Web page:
Second Sight. Pamela Wilson’s “A Sparrow is a Songbird”
Pamela Wilson – A Sparrow is a Songbird
I was in a creative funk, in the midst of depression due to “painter’s block” when one of my models – a friend – came to visit me on her way through town. To cheer me up she suggested a ‘therapeutic’ photo shoot. I dragged my feet but became more and more inspired, eventually having a really great time and being truly inspired by what we made.
The title is from an old Russian poem I found in a Nabokov novel I’m reading and it made sense. A sparrow is a lovely songbird but a fierce defender. The poem isn’t very exciting and I took it’s meaning out of context – as it was more of an inspiration to me than anything. I was painting this piece when I started re-reading The Gift and it inspired me to go learn more about sparrows. (They are natural songbirds who can become aggressive when they need to, in short) My character felt to me like a light being, a woman of delicate mind who when threatened can become fierce. I feel like I found her when she was startled and ready to protect herself. I wanted to play with the juxtaposition of frailty and ferocity in general. I don’t ever over think my work before I paint it, and I like to leave the meaning open-ended. Certain feelings and nuances cannot be explained in words, as you know.
I wanted a sweet and savory painting – a sweet and savory songbird and a sweet and savory situation. I think this is life.
I almost always work backward. I like to do a photoshoot with some key chosen objects/elements, some unknown circumstances (to invite magic), and leave the rest (weather, etc) to chance. Once I see my work as images I look for composition, the model’s expression among other elements, and anything that jumps out as odd or inviting to me. I then begin to paint. It is only then, or when the painting is finished, that I usually start to figure out the meaning of a work.
I always use photographic resources. I sometimes do sketches, but I find that I have everything I need with my photography, as I take many many close-ups of my subject. I often have my models in compromising situations (like in a lake, or mud, or the ocean) so I don’t have the opportunity for a long pose or intricately detailed sketches. I love working from life and have plans to develop some indoor longer poses that are more about light, and I plan to paint and draw more, preliminarily.
I played with this image in photoshop and I turned the whole background pink, so she could be living in a rose-colored world. (Because I so wanted one for myself.) Once I did that she came alive for me. The juxtaposition of the gun, the resignation on her face, and the pink world all came together for me and I was excited to paint her. She is self-protected and doesn’t trust her world.
Although I use a variety of brands, I am in love with Michael Harding paints. Having ground my own paints in college at BYU, even boiling my own linseed oil, I know how quality paint feels and acts. Michael Harding makes consistently good paint. I used golden taklon filberts by Trekell, and sables by Rosemary’s Brushes. In my glazes I use a bit of 16th-century amber varnish and a few other secret ingredients.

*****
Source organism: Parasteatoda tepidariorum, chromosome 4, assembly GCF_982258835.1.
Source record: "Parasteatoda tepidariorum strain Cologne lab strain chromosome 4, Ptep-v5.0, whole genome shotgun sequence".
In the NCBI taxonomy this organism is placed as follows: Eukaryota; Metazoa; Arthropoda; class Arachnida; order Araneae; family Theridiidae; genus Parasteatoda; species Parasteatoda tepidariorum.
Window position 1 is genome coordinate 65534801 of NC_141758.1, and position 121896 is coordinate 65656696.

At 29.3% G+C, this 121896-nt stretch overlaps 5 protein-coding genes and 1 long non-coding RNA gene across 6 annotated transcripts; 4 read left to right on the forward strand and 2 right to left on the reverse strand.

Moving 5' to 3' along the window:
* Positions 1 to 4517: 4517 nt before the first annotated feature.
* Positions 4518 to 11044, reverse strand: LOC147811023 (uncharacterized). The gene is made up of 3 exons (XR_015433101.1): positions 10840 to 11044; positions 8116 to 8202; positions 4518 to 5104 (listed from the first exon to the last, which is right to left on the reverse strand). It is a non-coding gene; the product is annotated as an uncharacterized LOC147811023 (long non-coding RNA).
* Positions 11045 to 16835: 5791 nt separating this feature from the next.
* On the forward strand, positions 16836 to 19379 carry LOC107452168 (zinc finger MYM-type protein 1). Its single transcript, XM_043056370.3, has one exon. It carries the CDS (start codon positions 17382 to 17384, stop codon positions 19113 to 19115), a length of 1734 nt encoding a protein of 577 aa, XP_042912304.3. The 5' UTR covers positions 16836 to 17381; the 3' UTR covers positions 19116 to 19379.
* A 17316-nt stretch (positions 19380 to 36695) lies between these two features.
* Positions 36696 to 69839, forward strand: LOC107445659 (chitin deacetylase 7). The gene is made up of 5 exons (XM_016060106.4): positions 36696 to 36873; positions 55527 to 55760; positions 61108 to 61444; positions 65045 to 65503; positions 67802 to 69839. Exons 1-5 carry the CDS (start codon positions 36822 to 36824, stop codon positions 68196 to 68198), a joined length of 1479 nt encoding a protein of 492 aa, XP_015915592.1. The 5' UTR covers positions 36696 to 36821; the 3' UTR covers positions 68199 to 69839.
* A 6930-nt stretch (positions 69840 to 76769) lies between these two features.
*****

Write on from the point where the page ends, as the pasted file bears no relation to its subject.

My models have a look I like, or a beautiful oddness about their look, or their apparent nature. They can be directed well, and can best represent what I want to “say.” This love between artist and model cannot necessarily be explained, but it isn’t hard to understand why they are most often my good friends, or become such after working together. It is a collaboration, and I very much respect my models’ work.
The way this friend/model appeared magically out of thin air, understood where I was emotionally, dressed herself up and dragged me into the yard with a gun, and because we are much alike – she is very much the gal in the painting.
The rifle is an antique flintlock. It is beautiful and in perfect condition. I love the old machines. I don’t see them as killing machines as much as works of art. My love of guns comes from shooting them as a child with my dad – and my hatred of them comes from my boyfriend shooting himself (suicide) in 2001. My brother used to threaten to kill me with one. So I use them occasionally and they evoke a lot of emotion for me. I think many people have love / hate for them.
The model is dressed in a lace blouse with pearls and other jewels from the 1920’s which I dyed pink long ago. The skirt is part of a handmade 1880’s silk wedding gown ensemble. It’s beautiful and heavy. The wig is a white Marie Antoinette which I also made pink. The Angel’s Trumpet flowers are in my backyard. When I turned the whole scene pink they did take on an hallucinogenic air.
Living with several forms of synesthesia including the most common, Grapheme-color, my world is very visual and very colorful. I also experience deja vu and jamais vu almost constantly. It is great fun for me to play with time, mixed eras, and with nostalgia in my work. I work on several “layers” of meaning simultaneously, even though I don’t think most people pick up on a lot of it. But I do it for myself, and the odd weirdo who might appreciate it. I think nostalgia is a powerful tool to lead a viewer into a “place” and then you can play with their memory. I am beginning to explore this concept in more detail, and I have some great ideas – stay tuned.